Rennes 4-1 Lyon

Lyon suffered a disastrous, humiliating and comprehensive defeat away to Rennes in round thirteen of the Ligue 1 season. Their performance was listless, shambolic and bordering on the disgraceful.

Rennes were everything that Lyon weren’t. The Breton side were the embodiment of a well-drilled, energetic and motivated team, playing with purpose as a cohesive unit. They dominated the game from start to finish.

Lyon had Anthony Lopes to thank for keeping the score respectable during a first half in which Rennes sliced through the Lyon lines with ease, encountering no semblance of resistance. They bombarded the Lyon goal and could, perhaps should, have scored several before Gaetan Laborde finally broke the deadlock just before half time with a header from a corner.

The Portuguese goalkeeper was the only Lyon player to emerge with his reputation in tact, but even he was helpless as the floodgates opened during the second half. Hamari Traore hammered home a fierce shot to double the advantage after a ludicrous mistake by Leo Dubios in the 51st minute.

The Lyon right-back had watched the ball bounce along the touchline a few times before deciding it had gone out of play and picking it up to take a throw-in. The linesman disagreed and signalled a handball and the resulting free-kick that led to the second goal. Replays were inconclusive, but Dubois should have known to play to the flag rather than take matters into his own hands.

Rennes substitute Adrien Truffert added two further goals in the last quarter of an hour to complete Lyon’s misery before Lucas Paqueta won and converted a late penalty. On a night when nothing went right for the visitors, even the penalty served to highlight the discord in the Lyon camp as there was an unseemly squabble between Paqueta, Slimani and Aouar over who should take the kick.

The whole Lyon performance was disjointed and incoherent. There didn’t seem to be any sort of game plan or, worse still, any reaction to rectify the situation after it became apparent that they were being overrun in all areas. There was no marking whatsoever, either in open play or defending set pieces, and Rennes players were given the freedom of the Lyon half. They proceeded to run rings around the static defenders, benefitting from amounts of time and space rarely afforded to an attacking team in the modern game.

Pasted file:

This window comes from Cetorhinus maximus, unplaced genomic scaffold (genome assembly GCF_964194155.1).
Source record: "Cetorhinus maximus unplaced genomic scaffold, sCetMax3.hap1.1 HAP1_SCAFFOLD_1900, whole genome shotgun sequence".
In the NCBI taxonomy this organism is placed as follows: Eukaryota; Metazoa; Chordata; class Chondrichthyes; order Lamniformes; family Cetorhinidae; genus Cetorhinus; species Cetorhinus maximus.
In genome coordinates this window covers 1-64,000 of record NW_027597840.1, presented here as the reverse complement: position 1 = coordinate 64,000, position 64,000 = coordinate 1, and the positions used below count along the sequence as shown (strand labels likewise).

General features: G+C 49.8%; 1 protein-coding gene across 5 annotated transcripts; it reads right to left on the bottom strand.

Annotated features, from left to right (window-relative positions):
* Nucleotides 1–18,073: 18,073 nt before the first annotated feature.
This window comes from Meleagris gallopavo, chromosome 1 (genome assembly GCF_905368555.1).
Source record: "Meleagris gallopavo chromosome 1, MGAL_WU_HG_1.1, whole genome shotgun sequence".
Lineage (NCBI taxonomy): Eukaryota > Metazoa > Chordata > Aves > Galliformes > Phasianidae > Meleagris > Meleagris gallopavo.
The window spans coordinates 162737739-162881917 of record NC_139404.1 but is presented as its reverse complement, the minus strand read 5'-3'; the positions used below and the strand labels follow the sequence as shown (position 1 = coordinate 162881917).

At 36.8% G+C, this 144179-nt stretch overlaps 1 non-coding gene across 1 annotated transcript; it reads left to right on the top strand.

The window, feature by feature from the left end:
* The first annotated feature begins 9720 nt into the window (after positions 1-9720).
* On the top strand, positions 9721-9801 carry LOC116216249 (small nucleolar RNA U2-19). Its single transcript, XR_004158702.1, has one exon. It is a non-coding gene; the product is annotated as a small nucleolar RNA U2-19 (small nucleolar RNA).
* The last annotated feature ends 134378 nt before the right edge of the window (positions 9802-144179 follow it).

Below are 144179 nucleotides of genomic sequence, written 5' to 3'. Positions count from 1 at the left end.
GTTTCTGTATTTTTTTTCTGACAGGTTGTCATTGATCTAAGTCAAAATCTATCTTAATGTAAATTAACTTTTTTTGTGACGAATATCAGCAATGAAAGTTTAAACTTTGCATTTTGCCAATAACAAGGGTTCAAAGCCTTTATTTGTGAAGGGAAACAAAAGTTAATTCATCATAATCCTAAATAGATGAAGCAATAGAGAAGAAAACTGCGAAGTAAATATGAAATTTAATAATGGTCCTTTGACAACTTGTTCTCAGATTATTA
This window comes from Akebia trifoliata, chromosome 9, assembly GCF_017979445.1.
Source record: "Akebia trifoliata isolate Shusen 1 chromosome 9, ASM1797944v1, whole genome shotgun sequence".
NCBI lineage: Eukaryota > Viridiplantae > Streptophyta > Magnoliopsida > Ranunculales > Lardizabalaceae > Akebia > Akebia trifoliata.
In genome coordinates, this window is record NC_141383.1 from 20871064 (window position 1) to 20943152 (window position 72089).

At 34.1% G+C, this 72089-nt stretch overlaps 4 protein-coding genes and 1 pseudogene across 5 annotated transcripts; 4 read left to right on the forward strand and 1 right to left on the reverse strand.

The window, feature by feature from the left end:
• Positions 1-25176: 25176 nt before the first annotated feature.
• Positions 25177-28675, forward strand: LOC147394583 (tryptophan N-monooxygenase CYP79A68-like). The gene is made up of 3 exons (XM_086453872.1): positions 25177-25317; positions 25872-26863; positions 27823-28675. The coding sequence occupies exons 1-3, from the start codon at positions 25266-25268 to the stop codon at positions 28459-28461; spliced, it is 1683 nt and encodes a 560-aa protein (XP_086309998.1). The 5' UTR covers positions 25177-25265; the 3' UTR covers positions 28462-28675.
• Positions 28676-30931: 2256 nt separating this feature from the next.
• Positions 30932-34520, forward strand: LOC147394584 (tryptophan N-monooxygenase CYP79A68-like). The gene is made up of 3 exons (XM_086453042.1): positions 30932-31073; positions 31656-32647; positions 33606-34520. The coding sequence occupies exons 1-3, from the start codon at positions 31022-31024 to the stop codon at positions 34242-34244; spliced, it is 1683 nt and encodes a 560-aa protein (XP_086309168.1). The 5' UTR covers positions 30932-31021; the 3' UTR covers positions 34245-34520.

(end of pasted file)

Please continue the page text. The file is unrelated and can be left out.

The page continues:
There was no pressing in evidence from the Lyon team and little apparent appetite for the fight. It was as though the players had been sedated in the changing rooms before kick-off. The buck for all this has to stop with manager Peter Bosz. His teams have rarely been known for their defensive solidity, and that problem is already manifesting itself at his new club. He needs to find a way of tightening things up quickly or make way for somebody else who can.

In theory, this Lyon XI should have been a fairly solid line-up. A Portuguese international goalkeeper, French and Italian international fullbacks, Belgian and (former) German international centre-backs. Not many clubs in Europe can boast such a distinguished and experienced back line on paper, let alone clubs in Ligue 1.

The midfield contained a Brazilian international and a France under-21 international and comprised three predominantly defensive players, and the front three even contained two players who are primarily midfielders, so it should have been a tough unit to break down, but they were chasing shadows all evening.

Bosz clearly needs to sharpen up his tactics and seemingly his motivational skills too, as the team simply haven’t progressed under his tutelage. Encouraging results have been interspersed with disappointments and poor performances and many of the defensive frailties from previous regimes remain. Most galling of all however, was that this chastening defeat was overseen by one of his recent predecessors on the Lyon bench, Bruno Genesio, who looks to be building something special with this Rennes side.